All things on this material plane are characterized within two modalities – Repetition and Difference. Everything ranging from our cognitive abilities to our very identities, hinge on these two modes of existence. They both exist in concurrence, in harmony with one another, and ultimately, complimenting one another in the production of everything new. We are already the product, and by extension, a repetition of all that which is around us, or has existed before us. We are a repetition, but with difference, and individuality.
Uniqueness and similarity are often looked upon as contradictory ideas, from the utilitarian logic of the market, to discourses that alienate us from our individuality. The answer, however, lies exactly where it all begins. All of western philosophy is a footnote to Plato, and there we must begin searching for answers. Everything has an essence, a true form, which is transcendent. It dictates the nature of its many iterations. The duality of transcendence and individuality forms the bedrock of my sculptures Ekathva and Lavanya. This idea of duality, and subsequently unity is more succinctly represented by the idea of Atman and Brahman in Indian philosophy, from where I have drawn inspiration for these sculptures.
Atman represents the individual, living their own life, with their uniqueness, otherwise embodied by the idea of a soul. This very individuality, however, is also a part of the Brahman, or the Transcendental Soul. It is thus, that individuality and unity, are not so much opposites, as they are complementary. Without the individual, there can be no unity. There can be no shared human experience, without the individuality of the humans. But individuality isn’t handed to us on a platter. It is something we build, through constant exposure and deliberation of all that which is around us. Individuality is, consequently, built through a conscious acknowledgement and acceptance of everything around us and our place in the world we inhabit.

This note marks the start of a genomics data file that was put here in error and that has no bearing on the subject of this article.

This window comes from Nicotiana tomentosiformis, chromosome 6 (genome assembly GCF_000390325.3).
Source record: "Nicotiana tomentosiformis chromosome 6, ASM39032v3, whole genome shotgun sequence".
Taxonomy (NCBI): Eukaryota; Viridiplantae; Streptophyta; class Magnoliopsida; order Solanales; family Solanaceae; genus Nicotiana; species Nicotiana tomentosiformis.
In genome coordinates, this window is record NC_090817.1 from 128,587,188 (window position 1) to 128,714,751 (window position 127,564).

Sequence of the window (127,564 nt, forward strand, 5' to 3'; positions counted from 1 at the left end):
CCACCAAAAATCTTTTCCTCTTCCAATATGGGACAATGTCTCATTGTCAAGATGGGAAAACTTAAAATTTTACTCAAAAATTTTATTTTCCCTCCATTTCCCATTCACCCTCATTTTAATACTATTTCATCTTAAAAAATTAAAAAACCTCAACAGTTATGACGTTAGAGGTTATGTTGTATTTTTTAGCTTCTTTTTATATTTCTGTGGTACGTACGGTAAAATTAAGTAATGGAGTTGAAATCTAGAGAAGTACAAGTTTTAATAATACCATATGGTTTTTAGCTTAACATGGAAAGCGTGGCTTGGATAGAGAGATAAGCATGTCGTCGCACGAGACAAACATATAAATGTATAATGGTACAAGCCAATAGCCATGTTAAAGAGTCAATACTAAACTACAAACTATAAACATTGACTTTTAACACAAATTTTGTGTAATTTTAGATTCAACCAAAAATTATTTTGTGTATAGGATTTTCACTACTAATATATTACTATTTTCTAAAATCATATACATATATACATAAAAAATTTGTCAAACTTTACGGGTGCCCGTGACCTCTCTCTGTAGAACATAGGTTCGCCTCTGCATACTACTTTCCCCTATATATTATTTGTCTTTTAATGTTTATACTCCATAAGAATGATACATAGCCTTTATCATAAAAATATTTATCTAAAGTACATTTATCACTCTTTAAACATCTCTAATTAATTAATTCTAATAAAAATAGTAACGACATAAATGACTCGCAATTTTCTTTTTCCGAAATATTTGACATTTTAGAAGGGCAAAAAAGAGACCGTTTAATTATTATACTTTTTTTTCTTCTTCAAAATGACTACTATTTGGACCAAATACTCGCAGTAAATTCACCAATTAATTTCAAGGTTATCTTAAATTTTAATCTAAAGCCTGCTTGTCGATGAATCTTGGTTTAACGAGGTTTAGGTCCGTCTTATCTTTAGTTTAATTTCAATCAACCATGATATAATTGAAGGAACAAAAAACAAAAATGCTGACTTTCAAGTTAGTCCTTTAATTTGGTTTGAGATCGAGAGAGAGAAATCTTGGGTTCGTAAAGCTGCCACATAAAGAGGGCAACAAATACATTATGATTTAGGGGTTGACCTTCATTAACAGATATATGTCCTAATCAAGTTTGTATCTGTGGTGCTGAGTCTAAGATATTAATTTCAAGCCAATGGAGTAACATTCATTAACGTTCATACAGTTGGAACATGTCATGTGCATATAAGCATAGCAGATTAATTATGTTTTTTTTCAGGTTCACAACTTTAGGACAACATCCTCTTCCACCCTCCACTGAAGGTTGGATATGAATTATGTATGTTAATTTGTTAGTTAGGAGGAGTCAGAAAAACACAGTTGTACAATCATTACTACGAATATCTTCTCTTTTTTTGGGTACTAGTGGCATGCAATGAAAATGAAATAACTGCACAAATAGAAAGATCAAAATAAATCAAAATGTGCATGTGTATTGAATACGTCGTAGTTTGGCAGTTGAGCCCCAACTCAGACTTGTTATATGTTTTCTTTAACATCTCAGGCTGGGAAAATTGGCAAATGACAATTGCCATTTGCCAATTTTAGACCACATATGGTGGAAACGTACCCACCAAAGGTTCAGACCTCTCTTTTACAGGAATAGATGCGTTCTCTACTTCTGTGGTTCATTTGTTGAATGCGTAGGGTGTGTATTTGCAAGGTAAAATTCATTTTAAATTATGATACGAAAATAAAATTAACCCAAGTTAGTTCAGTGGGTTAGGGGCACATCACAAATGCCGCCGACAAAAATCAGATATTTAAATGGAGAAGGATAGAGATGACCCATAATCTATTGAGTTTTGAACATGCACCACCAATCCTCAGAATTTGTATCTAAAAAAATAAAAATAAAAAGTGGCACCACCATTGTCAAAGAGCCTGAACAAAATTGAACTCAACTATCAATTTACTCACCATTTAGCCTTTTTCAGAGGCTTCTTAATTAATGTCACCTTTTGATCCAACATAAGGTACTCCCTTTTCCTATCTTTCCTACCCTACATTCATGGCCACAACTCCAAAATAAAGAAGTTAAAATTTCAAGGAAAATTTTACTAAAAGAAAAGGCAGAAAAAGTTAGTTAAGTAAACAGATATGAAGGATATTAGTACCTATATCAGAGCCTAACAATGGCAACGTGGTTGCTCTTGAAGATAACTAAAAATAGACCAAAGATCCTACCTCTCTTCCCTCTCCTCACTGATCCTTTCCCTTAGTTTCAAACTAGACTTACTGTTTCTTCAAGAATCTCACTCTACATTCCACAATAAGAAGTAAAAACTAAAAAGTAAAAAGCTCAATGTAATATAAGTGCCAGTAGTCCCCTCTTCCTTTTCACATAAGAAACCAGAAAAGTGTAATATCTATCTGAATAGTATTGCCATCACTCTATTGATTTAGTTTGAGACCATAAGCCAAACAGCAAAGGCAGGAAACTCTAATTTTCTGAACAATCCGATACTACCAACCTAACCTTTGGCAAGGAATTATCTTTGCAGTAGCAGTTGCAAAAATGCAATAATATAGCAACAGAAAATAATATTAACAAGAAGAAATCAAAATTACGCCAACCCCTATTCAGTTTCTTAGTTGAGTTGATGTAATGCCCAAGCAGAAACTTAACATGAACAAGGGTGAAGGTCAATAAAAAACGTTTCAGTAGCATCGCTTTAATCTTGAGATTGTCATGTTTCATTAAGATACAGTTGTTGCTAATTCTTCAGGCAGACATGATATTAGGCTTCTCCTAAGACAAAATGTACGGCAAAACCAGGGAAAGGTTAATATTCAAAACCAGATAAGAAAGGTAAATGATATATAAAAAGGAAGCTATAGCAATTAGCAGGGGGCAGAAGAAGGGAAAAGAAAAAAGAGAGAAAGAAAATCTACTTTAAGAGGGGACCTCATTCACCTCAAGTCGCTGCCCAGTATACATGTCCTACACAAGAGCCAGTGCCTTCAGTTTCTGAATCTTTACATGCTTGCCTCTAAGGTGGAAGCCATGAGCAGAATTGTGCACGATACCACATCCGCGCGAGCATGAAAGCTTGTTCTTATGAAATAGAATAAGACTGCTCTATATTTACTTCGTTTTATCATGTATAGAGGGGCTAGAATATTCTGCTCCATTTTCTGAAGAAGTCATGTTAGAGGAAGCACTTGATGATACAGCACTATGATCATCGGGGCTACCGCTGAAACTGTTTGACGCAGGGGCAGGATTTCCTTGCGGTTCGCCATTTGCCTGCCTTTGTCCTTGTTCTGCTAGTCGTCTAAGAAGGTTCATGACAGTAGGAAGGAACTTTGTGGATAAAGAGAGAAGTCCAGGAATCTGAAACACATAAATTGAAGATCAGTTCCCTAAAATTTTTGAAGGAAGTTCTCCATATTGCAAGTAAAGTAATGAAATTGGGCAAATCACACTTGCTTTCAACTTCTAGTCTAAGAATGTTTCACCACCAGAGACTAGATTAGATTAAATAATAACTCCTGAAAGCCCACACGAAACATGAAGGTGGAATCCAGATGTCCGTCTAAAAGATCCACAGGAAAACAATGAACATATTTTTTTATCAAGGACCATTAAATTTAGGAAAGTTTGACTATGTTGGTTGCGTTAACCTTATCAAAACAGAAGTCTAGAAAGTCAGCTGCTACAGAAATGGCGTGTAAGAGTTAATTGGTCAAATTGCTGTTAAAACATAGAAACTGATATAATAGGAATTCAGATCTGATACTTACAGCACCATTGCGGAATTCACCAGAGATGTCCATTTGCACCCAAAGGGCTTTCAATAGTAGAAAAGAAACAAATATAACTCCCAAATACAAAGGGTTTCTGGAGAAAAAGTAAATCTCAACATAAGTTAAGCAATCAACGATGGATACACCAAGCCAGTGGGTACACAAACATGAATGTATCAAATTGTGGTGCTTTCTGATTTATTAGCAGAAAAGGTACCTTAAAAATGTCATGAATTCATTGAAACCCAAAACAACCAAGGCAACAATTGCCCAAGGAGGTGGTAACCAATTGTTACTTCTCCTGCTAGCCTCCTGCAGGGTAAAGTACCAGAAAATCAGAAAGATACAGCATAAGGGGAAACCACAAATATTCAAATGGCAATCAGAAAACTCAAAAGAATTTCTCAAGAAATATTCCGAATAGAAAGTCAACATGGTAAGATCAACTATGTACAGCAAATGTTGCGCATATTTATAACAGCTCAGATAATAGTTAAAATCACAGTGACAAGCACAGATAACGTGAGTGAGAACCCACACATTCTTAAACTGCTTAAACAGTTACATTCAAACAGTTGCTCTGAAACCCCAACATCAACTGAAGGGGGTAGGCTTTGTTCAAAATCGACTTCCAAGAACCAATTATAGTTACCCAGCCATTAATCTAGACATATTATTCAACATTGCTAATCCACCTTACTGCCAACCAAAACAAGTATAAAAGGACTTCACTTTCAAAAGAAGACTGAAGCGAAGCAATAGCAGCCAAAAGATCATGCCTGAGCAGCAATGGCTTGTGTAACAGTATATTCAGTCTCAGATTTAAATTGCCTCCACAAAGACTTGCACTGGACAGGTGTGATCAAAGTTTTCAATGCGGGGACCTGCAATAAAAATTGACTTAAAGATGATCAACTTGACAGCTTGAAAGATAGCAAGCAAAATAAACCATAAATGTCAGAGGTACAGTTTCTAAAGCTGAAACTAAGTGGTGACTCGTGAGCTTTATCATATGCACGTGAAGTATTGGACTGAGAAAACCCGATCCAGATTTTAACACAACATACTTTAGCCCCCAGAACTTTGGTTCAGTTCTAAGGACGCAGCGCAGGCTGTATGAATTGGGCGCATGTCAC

Ekathva, the first of the two elephants, forged with a mesh of the symbol Aum, represents Unity. It represents our place in the world. Much like the symbols that join together to form the whole elephant, each and every one of us are important links in the overarching structure of humanity. Lavanya, the second elephant, represents the grace we need in order to accept ourselves and the world for what it is, and to recognize the promise that lies in the infinite possibilities presented to us.
It is only when we come to terms with our place in the world, when we reconcile our individuality with the universality of human experience, that we can bring meaningful change within ourselves, and in the world. We must contemplate the impact of our actions on all things in nature if we are to truly recognize, and perchance, accomplish our purpose in life.
Sonal Ambani’s Solo Sculpture Show “Transcendental Time” can be experienced at the Kolkata Centre for Creativity in Kolkata, India.
Photographs by Amar Ambani.